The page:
• In the 4 years since the signing of the DOP, 36 states renewed or established relations with Israel.

Of those states that entered into diplomatic relations with Israel following the DOP, however, three resulted from the breakup of Yugoslavia, with which Israel already had relations. In other words, Madrid rather than Oslo had the greater impact on Israel's diplomatic standing.

In addition to inflating Israel's gains from Oslo, Mr. Eban also overstates Palestinian allegiance to the peace promised by Oslo. He claims, for example, that "in opinion polls over 70% of the Palestinians supported the peace process." In fact, polls indicate wide support for a peace that is tactical and temporary, lasting only until the Arabs are strong enough to eliminate Israel.

The Arabs as seekers of peace and Israel as the intransigent obstacle is not particularly new propaganda. What is new, however, is that in violation of PBS guidelines that prohibit conflicts of interest, an organization which promotes such views of the Arab-Israeli conflict was a key backer of On the Brink of Peace. While that organization, the Center for Middle East Peace and Economic Cooperation, is officially devoted to privately assisting the peace process, a senior staffer, Sara Ehrman, has pushed US officials to treat Israel more harshly, and has deplored the reluctance of fellow Jews to do the same, warning that "Arafat is not going to be happy with that."

Ehrman also shares the documentary's view that suicide bombings are a reaction to alleged Israeli provocations. After a Jewish leader urged Secretary Albright not to equate Israel's development at Har Homa with the bombing at Mahane Yehuda, Ehrman stated, "What the hell is this question of moral equivalency? You mean that provocative acts that are responded to with desperation are a question of moral equivalency?"

Similarly skewed views have been espoused by the Center's founder, who, following a visit with Hafez Assad, said Syrian Jews live freely and "Not all dictators are terrible people, and not all dictatorships are terrible forms in which to live."

The views of its backers aside, On the Brink of Peace is far from the most skewed or inaccurate film on the Middle East that PBS has broadcast – that distinction belongs to works such as Days of Rage or Journey to the Occupied Lands. Still, the return of anti-Israel bias to PBS underscores the need for systematic reform at the taxpayer-funded network. Such reform, including the creation of an independent fact-checking department at PBS, was urged by CAMERA in 1993 following the network's broadcast of Journey to the Occupied Lands.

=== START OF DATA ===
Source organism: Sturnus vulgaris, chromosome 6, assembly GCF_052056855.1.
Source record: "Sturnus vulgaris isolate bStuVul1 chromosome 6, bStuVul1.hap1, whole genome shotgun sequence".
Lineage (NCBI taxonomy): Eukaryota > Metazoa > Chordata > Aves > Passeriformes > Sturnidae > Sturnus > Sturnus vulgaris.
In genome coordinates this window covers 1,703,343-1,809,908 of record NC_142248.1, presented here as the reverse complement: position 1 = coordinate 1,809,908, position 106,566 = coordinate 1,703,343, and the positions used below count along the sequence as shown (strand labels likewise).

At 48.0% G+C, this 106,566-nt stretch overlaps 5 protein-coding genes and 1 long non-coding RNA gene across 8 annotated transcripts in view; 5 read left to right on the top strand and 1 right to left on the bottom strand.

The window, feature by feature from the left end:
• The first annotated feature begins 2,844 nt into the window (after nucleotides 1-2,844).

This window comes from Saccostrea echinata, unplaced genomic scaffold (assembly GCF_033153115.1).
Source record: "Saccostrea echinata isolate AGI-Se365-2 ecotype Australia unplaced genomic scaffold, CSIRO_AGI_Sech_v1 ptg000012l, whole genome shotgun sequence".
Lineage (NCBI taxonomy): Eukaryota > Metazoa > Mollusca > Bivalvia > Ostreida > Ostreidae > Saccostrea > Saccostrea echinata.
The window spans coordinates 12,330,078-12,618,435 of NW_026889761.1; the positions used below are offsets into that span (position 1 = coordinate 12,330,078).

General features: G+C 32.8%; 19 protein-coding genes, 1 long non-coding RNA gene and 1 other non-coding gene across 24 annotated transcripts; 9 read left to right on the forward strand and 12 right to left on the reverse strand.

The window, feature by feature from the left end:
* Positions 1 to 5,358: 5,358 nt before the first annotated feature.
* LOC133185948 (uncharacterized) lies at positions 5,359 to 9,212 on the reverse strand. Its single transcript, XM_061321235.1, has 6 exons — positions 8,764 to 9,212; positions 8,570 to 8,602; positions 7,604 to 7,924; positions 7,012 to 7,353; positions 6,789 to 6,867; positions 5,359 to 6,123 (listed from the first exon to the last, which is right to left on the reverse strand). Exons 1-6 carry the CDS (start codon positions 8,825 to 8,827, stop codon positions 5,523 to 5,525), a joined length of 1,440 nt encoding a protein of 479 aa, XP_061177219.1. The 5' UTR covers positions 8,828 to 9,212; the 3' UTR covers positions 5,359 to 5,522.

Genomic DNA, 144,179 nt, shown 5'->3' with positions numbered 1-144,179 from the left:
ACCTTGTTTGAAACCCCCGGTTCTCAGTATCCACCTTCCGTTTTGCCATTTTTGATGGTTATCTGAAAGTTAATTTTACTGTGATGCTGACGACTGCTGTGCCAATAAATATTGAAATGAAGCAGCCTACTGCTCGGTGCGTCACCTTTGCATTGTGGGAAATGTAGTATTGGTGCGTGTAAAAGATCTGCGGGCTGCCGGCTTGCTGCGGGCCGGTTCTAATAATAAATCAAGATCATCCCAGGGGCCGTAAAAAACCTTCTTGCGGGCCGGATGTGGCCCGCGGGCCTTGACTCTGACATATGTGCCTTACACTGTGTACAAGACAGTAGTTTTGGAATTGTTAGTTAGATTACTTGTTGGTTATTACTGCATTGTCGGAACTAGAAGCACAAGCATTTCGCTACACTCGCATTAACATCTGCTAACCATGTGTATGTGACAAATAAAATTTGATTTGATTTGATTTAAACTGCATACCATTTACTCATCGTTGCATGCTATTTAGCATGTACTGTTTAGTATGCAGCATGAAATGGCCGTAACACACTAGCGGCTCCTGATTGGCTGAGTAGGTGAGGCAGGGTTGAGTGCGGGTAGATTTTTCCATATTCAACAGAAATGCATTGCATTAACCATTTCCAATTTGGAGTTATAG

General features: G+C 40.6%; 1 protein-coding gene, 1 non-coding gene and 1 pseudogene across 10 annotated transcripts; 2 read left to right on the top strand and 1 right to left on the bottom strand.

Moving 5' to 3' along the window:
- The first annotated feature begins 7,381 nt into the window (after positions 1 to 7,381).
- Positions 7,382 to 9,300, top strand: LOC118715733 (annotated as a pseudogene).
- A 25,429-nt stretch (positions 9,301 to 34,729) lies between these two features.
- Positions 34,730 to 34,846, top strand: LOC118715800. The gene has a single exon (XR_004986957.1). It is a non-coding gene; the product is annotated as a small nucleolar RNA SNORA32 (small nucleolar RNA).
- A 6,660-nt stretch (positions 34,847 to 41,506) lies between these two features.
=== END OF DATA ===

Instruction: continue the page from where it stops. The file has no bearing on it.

The Corporation for Public Broadcasting, which channels taxpayer funds to public broadcasters, endorsed CAMERA's call for a PBS fact-checking department in its 1994 report to Congress. Now that PBS has broadcast yet another flawed documentary on Israel, and with further films on Israel upcoming, the time has come for PBS to finally implement the CPB proposal by creating a rigorous and independent fact-checking department. Such action, though no panacea, will help to ensure that publicly funded documentaries no longer mislead the viewers who pay for them. The first PBS films to be fact-checked should include the upcoming five part series on the Arab-Israeli conflict entitled 50 Years War.

Lacking such a fact-checking department to vet its films, PBS was no more than a willing conduit for the deceptions of On the Brink of Peace. Ultimate responsibility must attach to the underwriters, the filmmakers, and the host. It is regrettable indeed that Abba Eban has lent his name and still considerable prestige to a project that tends to undermine much of what he has worked for during 50 years of public service. Blackening Israel's past will not secure its future.